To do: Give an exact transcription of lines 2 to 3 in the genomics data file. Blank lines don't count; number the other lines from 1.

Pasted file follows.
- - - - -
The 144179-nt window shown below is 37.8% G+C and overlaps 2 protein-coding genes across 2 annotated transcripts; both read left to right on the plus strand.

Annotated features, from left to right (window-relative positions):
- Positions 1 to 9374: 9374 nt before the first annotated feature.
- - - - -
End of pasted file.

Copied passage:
Annotated features, from left to right (window-relative positions):
- Positions 1 to 9374: 9374 nt before the first annotated feature.